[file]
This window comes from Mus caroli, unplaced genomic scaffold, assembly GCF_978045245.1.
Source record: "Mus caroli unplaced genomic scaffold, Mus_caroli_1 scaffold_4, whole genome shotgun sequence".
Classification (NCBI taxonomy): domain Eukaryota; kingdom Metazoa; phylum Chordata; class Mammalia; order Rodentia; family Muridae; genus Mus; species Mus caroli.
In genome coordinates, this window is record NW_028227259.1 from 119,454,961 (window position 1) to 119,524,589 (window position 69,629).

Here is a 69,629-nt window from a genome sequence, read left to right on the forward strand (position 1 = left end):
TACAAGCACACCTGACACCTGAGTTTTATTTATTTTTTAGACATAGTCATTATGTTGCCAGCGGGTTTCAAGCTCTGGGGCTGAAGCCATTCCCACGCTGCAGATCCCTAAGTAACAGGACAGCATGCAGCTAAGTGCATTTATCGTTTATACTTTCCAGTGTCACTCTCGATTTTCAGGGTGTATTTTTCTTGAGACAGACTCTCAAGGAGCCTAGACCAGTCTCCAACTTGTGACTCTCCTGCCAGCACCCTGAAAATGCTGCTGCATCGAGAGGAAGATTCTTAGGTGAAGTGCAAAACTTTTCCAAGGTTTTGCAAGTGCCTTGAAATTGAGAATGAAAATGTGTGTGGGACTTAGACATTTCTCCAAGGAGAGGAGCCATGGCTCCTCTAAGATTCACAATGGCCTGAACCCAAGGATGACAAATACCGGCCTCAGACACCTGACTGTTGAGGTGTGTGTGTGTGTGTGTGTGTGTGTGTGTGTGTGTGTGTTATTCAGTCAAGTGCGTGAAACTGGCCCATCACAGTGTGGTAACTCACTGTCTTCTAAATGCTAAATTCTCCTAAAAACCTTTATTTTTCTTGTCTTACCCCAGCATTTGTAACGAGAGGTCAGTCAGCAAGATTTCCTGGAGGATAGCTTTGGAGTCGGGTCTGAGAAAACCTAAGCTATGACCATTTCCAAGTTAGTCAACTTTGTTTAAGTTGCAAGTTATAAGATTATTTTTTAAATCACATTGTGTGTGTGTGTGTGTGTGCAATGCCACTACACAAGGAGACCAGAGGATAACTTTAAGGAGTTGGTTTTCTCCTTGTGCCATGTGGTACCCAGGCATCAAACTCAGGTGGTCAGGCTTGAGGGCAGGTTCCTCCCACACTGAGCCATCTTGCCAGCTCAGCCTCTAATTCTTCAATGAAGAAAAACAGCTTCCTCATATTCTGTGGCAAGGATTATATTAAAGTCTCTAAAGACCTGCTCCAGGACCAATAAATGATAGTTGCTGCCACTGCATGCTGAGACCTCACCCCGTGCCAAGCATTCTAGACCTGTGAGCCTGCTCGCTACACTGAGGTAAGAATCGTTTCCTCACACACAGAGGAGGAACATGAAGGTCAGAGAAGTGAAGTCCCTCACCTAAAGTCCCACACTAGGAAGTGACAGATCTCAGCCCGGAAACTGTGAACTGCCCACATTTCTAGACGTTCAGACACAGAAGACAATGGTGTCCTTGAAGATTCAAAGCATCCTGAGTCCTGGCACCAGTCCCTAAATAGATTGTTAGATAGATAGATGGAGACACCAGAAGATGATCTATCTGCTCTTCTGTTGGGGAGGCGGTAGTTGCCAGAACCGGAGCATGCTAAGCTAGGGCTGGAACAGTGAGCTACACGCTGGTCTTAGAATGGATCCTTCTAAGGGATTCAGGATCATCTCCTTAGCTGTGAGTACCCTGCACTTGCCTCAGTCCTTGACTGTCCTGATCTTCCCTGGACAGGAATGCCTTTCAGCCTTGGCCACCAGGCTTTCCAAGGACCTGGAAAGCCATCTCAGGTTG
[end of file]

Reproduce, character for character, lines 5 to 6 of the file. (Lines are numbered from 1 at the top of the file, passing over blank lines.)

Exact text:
Here is a 69,629-nt window from a genome sequence, read left to right on the forward strand (position 1 = left end):
TACAAGCACACCTGACACCTGAGTTTTATTTATTTTTTAGACATAGTCATTATGTTGCCAGCGGGTTTCAAGCTCTGGGGCTGAAGCCATTCCCACGCTGCAGATCCCTAAGTAACAGGACAGCATGCAGCTAAGTGCATTTATCGTTTATACTTTCCAGTGTCACTCTCGATTTTCAGGGTGTATTTTTCTTGAGACAGACTCTCAAGGAGCCTAGACCAGTCTCCAACTTGTGACTCTCCTGCCAGCACCCTGAAAATGCTGCTGCATCGAGAGGAAGATTCTTAGGTGAAGTGCAAAACTTTTCCAAGGTTTTGCAAGTGCCTTGAAATTGAGAATGAAAATGTGTGTGGGACTTAGACATTTCTCCAAGGAGAGGAGCCATGGCTCCTCTAAGATTCACAATGGCCTGAACCCAAGGATGACAAATACCGGCCTCAGACACCTGACTGTTGAGGTGTGTGTGTGTGTGTGTGTGTGTGTGTGTGTGTGTGTGTTATTCAGTCAAGTGCGTGAAACTGGCCCATCACAGTGTGGTAACTCACTGTCTTCTAAATGCTAAATTCTCCTAAAAACCTTTATTTTTCTTGTCTTACCCCAGCATTTGTAACGAGAGGTCAGTCAGCAAGATTTCCTGGAGGATAGCTTTGGAGTCGGGTCTGAGAAAACCTAAGCTATGACCATTTCCAAGTTAGTCAACTTTGTTTAAGTTGCAAGTTATAAGATTATTTTTTAAATCACATTGTGTGTGTGTGTGTGTGTGCAATGCCACTACACAAGGAGACCAGAGGATAACTTTAAGGAGTTGGTTTTCTCCTTGTGCCATGTGGTACCCAGGCATCAAACTCAGGTGGTCAGGCTTGAGGGCAGGTTCCTCCCACACTGAGCCATCTTGCCAGCTCAGCCTCTAATTCTTCAATGAAGAAAAACAGCTTCCTCATATTCTGTGGCAAGGATTATATTAAAGTCTCTAAAGACCTGCTCCAGGACCAATAAATGATAGTTGCTGCCACTGCATGCTGAGACCTCACCCCGTGCCAAGCATTCTAGACCTGTGAGCCTGCTCGCTACACTGAGGTAAGAATCGTTTCCTCACACACAGAGGAGGAACATGAAGGTCAGAGAAGTGAAGTCCCTCACCTAAAGTCCCACACTAGGAAGTGACAGATCTCAGCCCGGAAACTGTGAACTGCCCACATTTCTAGACGTTCAGACACAGAAGACAATGGTGTCCTTGAAGATTCAAAGCATCCTGAGTCCTGGCACCAGTCCCTAAATAGATTGTTAGATAGATAGATGGAGACACCAGAAGATGATCTATCTGCTCTTCTGTTGGGGAGGCGGTAGTTGCCAGAACCGGAGCATGCTAAGCTAGGGCTGGAACAGTGAGCTACACGCTGGTCTTAGAATGGATCCTTCTAAGGGATTCAGGATCATCTCCTTAGCTGTGAGTACCCTGCACTTGCCTCAGTCCTTGACTGTCCTGATCTTCCCTGGACAGGAATGCCTTTCAGCCTTGGCCACCAGGCTTTCCAAGGACCTGGAAAGCCATCTCAGGTTG